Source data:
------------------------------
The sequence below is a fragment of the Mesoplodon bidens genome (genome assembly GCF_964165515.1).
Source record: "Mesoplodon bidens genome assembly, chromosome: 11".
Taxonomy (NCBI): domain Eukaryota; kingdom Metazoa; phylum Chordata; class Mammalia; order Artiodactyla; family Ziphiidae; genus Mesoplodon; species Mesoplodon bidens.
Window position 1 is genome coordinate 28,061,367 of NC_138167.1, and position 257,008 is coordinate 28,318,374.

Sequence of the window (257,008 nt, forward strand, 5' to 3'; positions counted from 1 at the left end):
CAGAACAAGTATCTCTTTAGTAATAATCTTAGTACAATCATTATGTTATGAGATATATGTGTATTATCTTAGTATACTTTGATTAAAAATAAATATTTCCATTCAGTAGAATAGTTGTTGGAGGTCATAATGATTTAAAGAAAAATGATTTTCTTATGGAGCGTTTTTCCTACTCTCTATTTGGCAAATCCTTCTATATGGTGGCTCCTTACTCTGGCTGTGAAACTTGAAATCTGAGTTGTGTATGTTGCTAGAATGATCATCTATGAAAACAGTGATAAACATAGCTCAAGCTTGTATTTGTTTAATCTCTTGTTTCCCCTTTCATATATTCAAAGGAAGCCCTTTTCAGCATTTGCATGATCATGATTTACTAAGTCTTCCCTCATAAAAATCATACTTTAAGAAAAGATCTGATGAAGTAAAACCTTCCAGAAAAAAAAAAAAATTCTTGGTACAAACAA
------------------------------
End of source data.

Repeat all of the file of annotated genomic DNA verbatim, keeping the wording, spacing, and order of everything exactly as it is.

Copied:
The sequence below is a fragment of the Mesoplodon bidens genome (genome assembly GCF_964165515.1).
Source record: "Mesoplodon bidens genome assembly, chromosome: 11".
Taxonomy (NCBI): domain Eukaryota; kingdom Metazoa; phylum Chordata; class Mammalia; order Artiodactyla; family Ziphiidae; genus Mesoplodon; species Mesoplodon bidens.
Window position 1 is genome coordinate 28,061,367 of NC_138167.1, and position 257,008 is coordinate 28,318,374.

Sequence of the window (257,008 nt, forward strand, 5' to 3'; positions counted from 1 at the left end):
CAGAACAAGTATCTCTTTAGTAATAATCTTAGTACAATCATTATGTTATGAGATATATGTGTATTATCTTAGTATACTTTGATTAAAAATAAATATTTCCATTCAGTAGAATAGTTGTTGGAGGTCATAATGATTTAAAGAAAAATGATTTTCTTATGGAGCGTTTTTCCTACTCTCTATTTGGCAAATCCTTCTATATGGTGGCTCCTTACTCTGGCTGTGAAACTTGAAATCTGAGTTGTGTATGTTGCTAGAATGATCATCTATGAAAACAGTGATAAACATAGCTCAAGCTTGTATTTGTTTAATCTCTTGTTTCCCCTTTCATATATTCAAAGGAAGCCCTTTTCAGCATTTGCATGATCATGATTTACTAAGTCTTCCCTCATAAAAATCATACTTTAAGAAAAGATCTGATGAAGTAAAACCTTCCAGAAAAAAAAAAAAATTCTTGGTACAAACAA